Recently in the Astrochemistry Category

The UV environment is a key boundary condition for the origin of life. However, considerable uncertainty exists as to planetary conditions and hence surface UV at abiogenesis.

The processes that govern the evolution of dust and water (in the form of vapor or ice) in protoplanetary disks are intimately connected. We have developed a model that simulates dust coagulation, dust dynamics (settling, turbulent mixing), vapor diffusion, and condensation/sublimation of volatiles onto grains in a vertical column of a protoplanetary disk.

Life exists in a myriad of wondrous forms, but if you break any organism down to its most basic parts, it's all the same stuff: carbon atoms connected to hydrogen, oxygen, nitrogen and other elements.

Astronomers have discovered a 'hot molecular core,' a cocoon of molecules surrounding a newborn massive star, for the first time outside our galaxy.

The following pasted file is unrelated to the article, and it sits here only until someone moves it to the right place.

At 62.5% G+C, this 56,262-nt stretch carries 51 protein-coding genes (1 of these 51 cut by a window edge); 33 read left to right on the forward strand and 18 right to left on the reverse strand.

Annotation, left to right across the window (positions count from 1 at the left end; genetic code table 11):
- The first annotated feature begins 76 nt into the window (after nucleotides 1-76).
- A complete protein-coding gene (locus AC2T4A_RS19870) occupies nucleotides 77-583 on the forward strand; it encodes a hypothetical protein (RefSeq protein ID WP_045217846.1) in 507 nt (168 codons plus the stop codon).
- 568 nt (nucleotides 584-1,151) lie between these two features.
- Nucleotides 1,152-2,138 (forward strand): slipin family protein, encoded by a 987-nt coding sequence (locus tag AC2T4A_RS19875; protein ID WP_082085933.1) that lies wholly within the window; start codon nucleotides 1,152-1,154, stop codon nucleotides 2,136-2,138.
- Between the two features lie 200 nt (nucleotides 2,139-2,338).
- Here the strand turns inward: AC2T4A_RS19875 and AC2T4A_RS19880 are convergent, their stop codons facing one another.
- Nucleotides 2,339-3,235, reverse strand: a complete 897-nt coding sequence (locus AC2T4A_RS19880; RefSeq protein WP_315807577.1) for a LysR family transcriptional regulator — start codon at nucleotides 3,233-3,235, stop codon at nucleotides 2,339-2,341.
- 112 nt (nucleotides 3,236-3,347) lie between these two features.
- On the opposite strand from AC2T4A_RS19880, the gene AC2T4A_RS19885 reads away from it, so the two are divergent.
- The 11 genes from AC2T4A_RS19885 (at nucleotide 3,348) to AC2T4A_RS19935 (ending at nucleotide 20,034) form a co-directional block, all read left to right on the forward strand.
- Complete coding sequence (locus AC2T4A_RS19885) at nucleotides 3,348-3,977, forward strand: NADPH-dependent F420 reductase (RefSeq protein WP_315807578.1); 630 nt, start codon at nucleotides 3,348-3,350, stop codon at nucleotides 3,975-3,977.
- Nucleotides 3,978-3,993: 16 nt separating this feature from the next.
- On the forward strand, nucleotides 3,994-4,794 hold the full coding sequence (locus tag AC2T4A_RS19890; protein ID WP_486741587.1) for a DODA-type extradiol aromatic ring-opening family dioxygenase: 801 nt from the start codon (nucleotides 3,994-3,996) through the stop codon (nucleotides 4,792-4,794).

In an effort to further our interest in understanding basic chemistry of interstellar molecules, we carry out here an extensive investigation of the stabilities of interstellar carbon chains; Cn, H2Cn, HCnN and CnX (X=N, O, Si, S, H, P, H-, N-).

The interstellar medium is characterized by a rich and diverse chemistry. Many of its complex organic molecules are proposed to form through radical chemistry in icy grain mantles.

Since the orbital insertion of the Rosetta spacecraft, comet 67P/Churyumov-Gerasimenko (67P/C-G) has been mapped by OSIRIS camera and VIRTIS spectro-imager, producing a huge quantity of images and spectra of the comet's nucleus.

Research by Rice University Earth scientists suggests that virtually all of Earth's life-giving carbon could have come from a collision about 4.4 billion years ago between Earth and an embryonic planet similar to Mercury.

We study the molecular abundance and spatial distribution of the simplest sugar alcohol, ethylene glycol (EG), the simplest sugar glycoladehyde (GA), and other chemically related complex organic species towards the massive star-forming region G31.41+0.31.

Search for HOOH in Orion

The abundance of key molecules determines the level of cooling that is necessary for the formation of stars and planetary systems. In this context, one needs to understand the details of the time dependent oxygen chemistry, leading to the formation of molecular oxygen and water.